By Michael S. Goldberger, film critic
It’s a funny thing about our current place in human evolution. The first thing most folks ask when I tell them I’ve just seen Clint Eastwood’s “J. Edgar” is, “Was he gay? Did he wear a dress?” Ignoring for a moment the powerful force in American domestic affairs Hoover played, I answer, “looks like it,” but apologize for not knowing the dress size.
Actually, it’s a bit more complicated. Eastwood’s biopic is responsible, reliable, methodical and chock full of integrity…all attributes its protagonist would have liked Americans to cite when describing him. He was a force to be contended with, a true original in many ways, but hardly innovative when it came to keeping his ego in check.
Yet, he’s one of the names on that list of people that have shaped the tenor and timber, good and bad, of our still rather young country. And while his specific story does hold fascinations Eastwood studiously mines, ultimately his is a tale of power, replete with savvy and astute paragraphs detailing its use, abuse and proclivity to corrupt absolutely.
In other words, Clint puts in the rumored window dressing, so to speak, because there’s obviously some truth to it, but never solely for its potentially lurid appeal. He weaves through his film the thought that the whole thing may have been a function of J. Edgar’s relationship with his domineering and eccentric mother, superbly played by Judi Dench.
Embodying all the inherent complexities and anomalies that comprised the man who built the FBI and pioneered modern criminal investigation as we know it, the youthful, almost pretty Leonardo DiCaprio brilliantly morphs into the much feared, iconic bulldog. So, while the film may not do all that well, get the tux ready, Leo. This may be your year.
Though the makeup is hardly realistic on the otherwise splendid Armie Hammer as Clyde Tolson, Hoover’s alleged lover, or on the equally stellar Naomi Watts as Helen Gandy, his longtime confidante and secretary, it fits Mr. DiCaprio like a glove. Never caricature or camp, he is hindered only by what we don’t know. And aye, there’s the rub.
A great irony deleterious to Mr. Eastwood’s cause, this is a tale of confidences that, for all its forthcoming and good intentions, fails to unearth its own big secret. We learn about the clandestine file he kept…the skinny on people just in case it might come in handy one rainy day. But even that’s been learned inadvertently. We need more stones upturned.
Still, this is the kind of film you hope viewers looking for something more sensational will stumble on just the same. Don’t let them know it, but it’s a mite educative. And in a country where the average Joe can tell you where Miley Cyrus will be playing Friday night, but can’t name the vice president, we need all the history lessons we can get.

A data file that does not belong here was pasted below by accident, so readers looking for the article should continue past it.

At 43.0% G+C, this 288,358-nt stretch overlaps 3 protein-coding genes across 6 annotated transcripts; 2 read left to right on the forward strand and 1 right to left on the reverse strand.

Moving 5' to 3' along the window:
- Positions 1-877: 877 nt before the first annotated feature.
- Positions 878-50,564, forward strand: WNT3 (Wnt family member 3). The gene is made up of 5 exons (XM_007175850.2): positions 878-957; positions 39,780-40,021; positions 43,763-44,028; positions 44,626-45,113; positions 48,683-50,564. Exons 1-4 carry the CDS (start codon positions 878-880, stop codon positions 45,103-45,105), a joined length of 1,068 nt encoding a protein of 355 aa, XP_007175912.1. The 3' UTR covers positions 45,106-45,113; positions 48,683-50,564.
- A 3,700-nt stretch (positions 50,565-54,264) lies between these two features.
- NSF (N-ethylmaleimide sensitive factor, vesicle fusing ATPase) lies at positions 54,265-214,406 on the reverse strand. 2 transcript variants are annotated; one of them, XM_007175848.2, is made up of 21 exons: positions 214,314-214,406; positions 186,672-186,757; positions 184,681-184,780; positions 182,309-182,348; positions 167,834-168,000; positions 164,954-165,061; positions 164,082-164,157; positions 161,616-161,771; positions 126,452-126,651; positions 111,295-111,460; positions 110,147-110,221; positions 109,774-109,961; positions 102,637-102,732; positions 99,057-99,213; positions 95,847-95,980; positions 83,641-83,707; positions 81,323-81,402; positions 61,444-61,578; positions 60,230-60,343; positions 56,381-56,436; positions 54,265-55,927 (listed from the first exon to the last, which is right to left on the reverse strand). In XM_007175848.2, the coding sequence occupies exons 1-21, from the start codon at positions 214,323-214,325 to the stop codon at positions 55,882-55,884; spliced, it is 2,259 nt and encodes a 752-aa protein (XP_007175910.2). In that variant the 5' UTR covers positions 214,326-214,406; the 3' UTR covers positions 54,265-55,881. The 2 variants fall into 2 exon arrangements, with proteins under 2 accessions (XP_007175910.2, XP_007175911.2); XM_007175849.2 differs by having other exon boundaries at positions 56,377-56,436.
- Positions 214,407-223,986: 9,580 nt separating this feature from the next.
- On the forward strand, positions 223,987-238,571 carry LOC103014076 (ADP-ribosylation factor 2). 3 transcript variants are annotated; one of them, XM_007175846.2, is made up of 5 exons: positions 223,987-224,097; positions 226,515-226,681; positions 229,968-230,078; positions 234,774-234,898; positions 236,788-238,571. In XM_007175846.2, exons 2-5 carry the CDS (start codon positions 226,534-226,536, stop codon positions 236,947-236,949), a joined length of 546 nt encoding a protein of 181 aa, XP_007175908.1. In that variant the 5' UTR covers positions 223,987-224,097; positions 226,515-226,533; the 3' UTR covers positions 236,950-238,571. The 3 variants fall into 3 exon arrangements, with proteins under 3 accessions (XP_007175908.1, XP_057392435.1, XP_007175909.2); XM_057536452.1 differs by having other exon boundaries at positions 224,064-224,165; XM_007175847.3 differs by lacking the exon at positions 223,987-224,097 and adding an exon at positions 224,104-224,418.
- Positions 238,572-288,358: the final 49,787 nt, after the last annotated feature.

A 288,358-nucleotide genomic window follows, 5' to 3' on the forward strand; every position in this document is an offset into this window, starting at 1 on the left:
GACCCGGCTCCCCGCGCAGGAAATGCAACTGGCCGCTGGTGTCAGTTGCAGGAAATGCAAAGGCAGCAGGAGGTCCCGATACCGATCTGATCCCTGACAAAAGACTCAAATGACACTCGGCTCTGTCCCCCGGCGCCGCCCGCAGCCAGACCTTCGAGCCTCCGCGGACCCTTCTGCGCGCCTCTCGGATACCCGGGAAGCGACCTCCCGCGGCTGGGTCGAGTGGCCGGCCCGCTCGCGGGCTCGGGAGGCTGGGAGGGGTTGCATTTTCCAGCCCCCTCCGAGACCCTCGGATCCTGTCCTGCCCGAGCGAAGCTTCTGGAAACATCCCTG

Occasionally the chronology gets a bit challenging as Eastwood plays with the flashback button. Yet profs teaching The U.S. in the 20th Century and looking for a breather should have no compunction about substituting “J. Edgar” for a lecture one fine afternoon. Why not spring for some popcorn, too? For some, it may be the only thing they remember.
It’s as exciting a period as any, and Eastwood, working from a screenplay by Dustin Lance Black (“Milk”), paints his America with scholarly care. Alternating broad and fine brushstrokes, he posits an intriguing view of the Lindbergh kidnapping. Philadelphia lawyer-sly, he deserves kudos from the ACLU for the shadows of a doubt he casts.
The film is also big and colorful with superb, era-specific costumes, neat sets and all the appurtenances necessary to evoke the mood of the age. Late in the film, DiCaprio’s autocrat, now coming under some scrutiny, reminds what dangers threatened democracy earlier in the century…that there is a case for judging men by the times that shaped them.
We’re not so sure. But while taking the theory under advisement, we nonetheless find a sympathetic corner in our hearts for the double-edged sword Hoover represents. He is both egomaniacal despot and the momma’s boy who wanted to do good…to be loved and remembered for protecting and preserving the institutions we too often take for granted.
Too bad it’s a bit plodding. Too bad it doesn’t unleash that great, maybe even scandalous surprise. And too bad we’ve been whipped into a microwave-ready, I-info impatience of the mind. This is Clint Eastwood and not Oliver Stone. So it won’t leave you dizzied. But while we may not actually realize it when viewing “J. Edgar,” we’re all the better for it.
“J. Edgar,” rated R, is a Warner Bros. Pictures release directed by Clint Eastwood and stars Leonardo DiCaprio, Armie Hammer and Judi Dench. Running time: 137 minutes
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